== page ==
Deal Addict
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Oct 13, 2008
3528 posts
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Oshawa
Is your basement unfinished? If it is .. get yourself a gold connector splitter ... run coax to the room where you want to put the modem ... drill a hole from the spot you want to install the modem into the basement ... thread the coax up the hole and connect to your modem.

Done.
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Deal Fanatic
Sep 23, 2013
5047 posts
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NORTH YORK
hob2008 wrote: Hopefully somebody can answer this for me.

Currently I have a Rogers Rocket Modem located in my basement, signal isnt great and would like to move it to my main floor. My basement is finished and there are no cable outlets on my main floor (yes its true), so my options are limited to run cable from the basement. The cable to my tv box currently runs directly from the main hub in the basement. Can I put a splitter on this where it comes out of the floor on the main floor and connect my modem to this?
Can you check if you have a box like this (covered of course) outside your house.
Image

I am 90% sure that the box for your house is somewhere a couple feet above ground. It most likely branches off to reach the cable modem in your basement. It is worth your trouble in locating and attempting to relocate it so its entry point is your main floor not your main floor.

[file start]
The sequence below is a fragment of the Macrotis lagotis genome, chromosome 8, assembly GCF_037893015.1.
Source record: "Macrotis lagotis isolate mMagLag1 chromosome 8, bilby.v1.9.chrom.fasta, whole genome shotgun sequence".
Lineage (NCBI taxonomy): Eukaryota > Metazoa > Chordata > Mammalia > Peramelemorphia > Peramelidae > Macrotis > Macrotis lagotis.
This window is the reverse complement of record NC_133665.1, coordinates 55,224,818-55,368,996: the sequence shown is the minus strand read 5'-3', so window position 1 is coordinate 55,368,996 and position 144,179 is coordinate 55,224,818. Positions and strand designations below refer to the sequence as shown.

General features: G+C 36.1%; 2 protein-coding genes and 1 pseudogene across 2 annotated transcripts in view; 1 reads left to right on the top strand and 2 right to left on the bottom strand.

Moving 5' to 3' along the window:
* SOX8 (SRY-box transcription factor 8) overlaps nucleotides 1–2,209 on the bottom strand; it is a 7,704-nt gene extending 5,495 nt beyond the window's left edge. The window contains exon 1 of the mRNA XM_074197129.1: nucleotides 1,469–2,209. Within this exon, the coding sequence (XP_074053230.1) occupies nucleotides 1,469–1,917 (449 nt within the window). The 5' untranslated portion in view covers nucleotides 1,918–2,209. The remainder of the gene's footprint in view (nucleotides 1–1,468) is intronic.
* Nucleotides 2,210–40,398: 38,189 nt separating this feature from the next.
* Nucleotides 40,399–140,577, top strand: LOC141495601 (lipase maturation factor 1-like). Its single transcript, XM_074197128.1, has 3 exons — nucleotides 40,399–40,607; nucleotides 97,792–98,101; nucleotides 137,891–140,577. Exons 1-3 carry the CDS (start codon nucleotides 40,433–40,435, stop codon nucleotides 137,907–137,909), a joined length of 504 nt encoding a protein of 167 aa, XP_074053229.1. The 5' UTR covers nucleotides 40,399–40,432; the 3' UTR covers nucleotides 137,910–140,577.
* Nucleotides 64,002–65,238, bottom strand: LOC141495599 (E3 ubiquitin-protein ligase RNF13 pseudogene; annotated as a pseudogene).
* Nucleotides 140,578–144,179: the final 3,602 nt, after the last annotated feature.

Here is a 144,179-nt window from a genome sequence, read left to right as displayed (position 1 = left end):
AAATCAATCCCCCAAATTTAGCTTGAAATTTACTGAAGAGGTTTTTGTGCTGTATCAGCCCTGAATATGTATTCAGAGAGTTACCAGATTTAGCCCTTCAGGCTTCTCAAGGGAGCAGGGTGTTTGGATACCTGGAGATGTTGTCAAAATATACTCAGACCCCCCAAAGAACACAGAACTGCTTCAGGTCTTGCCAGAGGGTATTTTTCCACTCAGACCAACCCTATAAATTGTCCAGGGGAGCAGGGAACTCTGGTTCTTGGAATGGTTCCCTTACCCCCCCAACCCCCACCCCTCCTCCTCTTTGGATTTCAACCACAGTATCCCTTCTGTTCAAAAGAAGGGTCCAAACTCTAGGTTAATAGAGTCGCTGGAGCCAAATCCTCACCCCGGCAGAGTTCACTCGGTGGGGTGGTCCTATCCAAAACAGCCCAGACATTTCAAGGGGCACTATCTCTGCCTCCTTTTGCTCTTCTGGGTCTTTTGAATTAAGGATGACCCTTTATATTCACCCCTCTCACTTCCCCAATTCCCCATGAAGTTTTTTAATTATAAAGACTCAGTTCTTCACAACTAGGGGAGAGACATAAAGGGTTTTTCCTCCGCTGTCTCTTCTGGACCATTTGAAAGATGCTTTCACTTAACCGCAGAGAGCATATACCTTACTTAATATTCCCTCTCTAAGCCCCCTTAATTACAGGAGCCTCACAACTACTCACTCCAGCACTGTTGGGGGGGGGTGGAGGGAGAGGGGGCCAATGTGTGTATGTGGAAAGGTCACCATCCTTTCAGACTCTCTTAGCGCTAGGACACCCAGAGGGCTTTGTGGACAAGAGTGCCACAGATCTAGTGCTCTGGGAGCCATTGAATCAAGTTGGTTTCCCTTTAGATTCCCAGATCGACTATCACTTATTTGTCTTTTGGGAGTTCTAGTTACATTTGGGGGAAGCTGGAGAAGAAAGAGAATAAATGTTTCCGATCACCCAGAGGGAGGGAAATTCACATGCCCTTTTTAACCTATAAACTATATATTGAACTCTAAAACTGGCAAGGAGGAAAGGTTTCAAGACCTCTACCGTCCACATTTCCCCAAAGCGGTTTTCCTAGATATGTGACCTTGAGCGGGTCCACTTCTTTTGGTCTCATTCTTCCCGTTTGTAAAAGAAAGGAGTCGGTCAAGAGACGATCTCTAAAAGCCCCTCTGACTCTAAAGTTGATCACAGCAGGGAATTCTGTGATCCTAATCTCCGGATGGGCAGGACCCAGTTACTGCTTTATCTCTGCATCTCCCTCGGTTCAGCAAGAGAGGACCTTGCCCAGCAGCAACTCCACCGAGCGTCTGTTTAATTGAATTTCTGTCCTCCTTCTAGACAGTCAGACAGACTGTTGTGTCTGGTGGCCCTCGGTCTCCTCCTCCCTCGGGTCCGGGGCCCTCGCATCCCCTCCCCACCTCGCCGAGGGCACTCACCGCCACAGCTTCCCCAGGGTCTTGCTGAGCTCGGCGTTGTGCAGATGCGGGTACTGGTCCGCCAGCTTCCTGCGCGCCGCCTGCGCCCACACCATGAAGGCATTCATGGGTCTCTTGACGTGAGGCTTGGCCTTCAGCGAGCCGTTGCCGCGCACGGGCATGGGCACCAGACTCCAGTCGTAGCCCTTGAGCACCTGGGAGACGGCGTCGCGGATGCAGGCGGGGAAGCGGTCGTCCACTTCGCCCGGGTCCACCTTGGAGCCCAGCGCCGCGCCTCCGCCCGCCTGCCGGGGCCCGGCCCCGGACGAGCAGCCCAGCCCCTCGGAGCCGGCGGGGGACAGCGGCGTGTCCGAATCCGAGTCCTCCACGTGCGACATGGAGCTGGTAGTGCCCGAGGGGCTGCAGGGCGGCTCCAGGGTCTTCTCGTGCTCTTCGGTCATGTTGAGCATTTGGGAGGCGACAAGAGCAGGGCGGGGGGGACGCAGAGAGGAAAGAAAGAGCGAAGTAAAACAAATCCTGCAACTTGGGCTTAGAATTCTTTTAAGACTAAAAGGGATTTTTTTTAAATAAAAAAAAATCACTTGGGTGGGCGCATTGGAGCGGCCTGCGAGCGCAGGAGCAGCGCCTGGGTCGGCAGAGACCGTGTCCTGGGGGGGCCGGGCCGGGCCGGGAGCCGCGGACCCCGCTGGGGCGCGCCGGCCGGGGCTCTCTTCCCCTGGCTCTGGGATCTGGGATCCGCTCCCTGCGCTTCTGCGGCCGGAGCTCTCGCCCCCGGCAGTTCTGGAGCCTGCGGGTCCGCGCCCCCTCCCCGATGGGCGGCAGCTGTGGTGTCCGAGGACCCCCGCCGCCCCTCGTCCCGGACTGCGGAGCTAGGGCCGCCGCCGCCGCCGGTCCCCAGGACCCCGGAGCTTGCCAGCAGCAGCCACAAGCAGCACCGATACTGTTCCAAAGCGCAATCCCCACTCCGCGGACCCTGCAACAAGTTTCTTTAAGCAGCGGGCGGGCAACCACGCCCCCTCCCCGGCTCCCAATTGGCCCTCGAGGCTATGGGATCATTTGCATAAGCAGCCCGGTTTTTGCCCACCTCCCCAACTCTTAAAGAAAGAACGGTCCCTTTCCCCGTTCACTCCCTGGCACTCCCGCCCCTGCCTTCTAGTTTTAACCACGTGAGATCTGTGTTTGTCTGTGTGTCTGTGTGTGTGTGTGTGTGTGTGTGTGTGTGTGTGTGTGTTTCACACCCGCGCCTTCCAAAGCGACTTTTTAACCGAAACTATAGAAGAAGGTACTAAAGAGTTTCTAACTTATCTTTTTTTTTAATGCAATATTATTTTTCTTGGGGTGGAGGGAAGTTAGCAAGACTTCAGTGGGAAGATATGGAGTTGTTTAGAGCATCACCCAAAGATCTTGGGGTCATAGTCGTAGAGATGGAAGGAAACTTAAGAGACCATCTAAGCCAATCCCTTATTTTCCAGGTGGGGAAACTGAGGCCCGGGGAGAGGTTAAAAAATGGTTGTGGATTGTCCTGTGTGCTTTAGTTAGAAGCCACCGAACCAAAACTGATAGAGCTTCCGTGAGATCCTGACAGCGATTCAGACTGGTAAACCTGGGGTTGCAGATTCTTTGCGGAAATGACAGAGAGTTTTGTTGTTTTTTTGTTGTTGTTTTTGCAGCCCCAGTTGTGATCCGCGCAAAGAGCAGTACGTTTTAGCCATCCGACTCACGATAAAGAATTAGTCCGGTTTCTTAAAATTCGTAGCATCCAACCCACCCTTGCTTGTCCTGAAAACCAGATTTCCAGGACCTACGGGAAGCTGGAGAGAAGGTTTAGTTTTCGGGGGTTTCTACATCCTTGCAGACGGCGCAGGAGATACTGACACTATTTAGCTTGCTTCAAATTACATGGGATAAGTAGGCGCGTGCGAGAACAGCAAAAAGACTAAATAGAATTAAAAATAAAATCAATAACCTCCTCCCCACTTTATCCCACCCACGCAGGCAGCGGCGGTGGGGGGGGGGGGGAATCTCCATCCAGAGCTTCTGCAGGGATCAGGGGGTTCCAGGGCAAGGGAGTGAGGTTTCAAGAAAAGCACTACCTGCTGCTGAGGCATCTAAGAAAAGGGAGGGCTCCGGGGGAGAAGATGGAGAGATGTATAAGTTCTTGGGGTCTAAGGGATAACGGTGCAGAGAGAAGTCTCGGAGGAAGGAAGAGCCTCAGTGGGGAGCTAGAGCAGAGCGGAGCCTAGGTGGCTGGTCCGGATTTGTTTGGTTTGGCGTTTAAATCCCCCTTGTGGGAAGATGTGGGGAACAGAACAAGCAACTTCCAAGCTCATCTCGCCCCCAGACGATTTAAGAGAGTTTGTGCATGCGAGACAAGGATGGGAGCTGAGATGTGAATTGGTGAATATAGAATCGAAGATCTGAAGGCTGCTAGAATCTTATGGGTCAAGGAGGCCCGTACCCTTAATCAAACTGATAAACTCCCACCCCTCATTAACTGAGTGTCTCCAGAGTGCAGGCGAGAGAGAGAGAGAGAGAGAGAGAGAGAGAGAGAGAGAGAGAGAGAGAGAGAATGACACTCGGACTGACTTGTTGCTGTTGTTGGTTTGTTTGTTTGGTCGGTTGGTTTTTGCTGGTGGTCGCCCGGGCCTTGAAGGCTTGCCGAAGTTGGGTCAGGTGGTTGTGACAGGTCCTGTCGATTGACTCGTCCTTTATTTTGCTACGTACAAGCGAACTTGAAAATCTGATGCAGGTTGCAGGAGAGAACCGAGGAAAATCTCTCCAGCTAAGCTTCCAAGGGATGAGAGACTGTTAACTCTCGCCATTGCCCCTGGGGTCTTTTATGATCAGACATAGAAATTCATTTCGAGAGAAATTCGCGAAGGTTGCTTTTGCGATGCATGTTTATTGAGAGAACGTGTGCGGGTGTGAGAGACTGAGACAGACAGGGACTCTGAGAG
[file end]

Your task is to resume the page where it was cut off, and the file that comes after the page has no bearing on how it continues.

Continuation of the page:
Daniel

Fido $0 3Gb LTE + overage plan until Feb 2019
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Sep 23, 2013
5047 posts
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NORTH YORK
Image

I am sure the OP can trace where the entry point of the cable ( through main floor wall) is.
Daniel

Fido $0 3Gb LTE + overage plan until Feb 2019
[OP]
Jr. Member
Nov 12, 2012
105 posts
113 upvotes
BINBROOK
danieltoronto wrote: Can you check if you have a box like this (covered of course) outside your house.
Image

I am 90% sure that the box for your house is somewhere a couple feet above ground. It most likely branches off to reach the cable modem in your basement. It is worth your trouble in locating and attempting to relocate it so its entry point is your main floor not your main floor.